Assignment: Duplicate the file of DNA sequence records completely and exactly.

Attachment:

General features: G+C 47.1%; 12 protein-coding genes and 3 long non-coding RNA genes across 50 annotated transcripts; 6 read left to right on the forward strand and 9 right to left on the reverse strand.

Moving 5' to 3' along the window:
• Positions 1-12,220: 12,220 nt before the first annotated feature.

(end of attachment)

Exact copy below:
General features: G+C 47.1%; 12 protein-coding genes and 3 long non-coding RNA genes across 50 annotated transcripts; 6 read left to right on the forward strand and 9 right to left on the reverse strand.

Moving 5' to 3' along the window:
• Positions 1-12,220: 12,220 nt before the first annotated feature.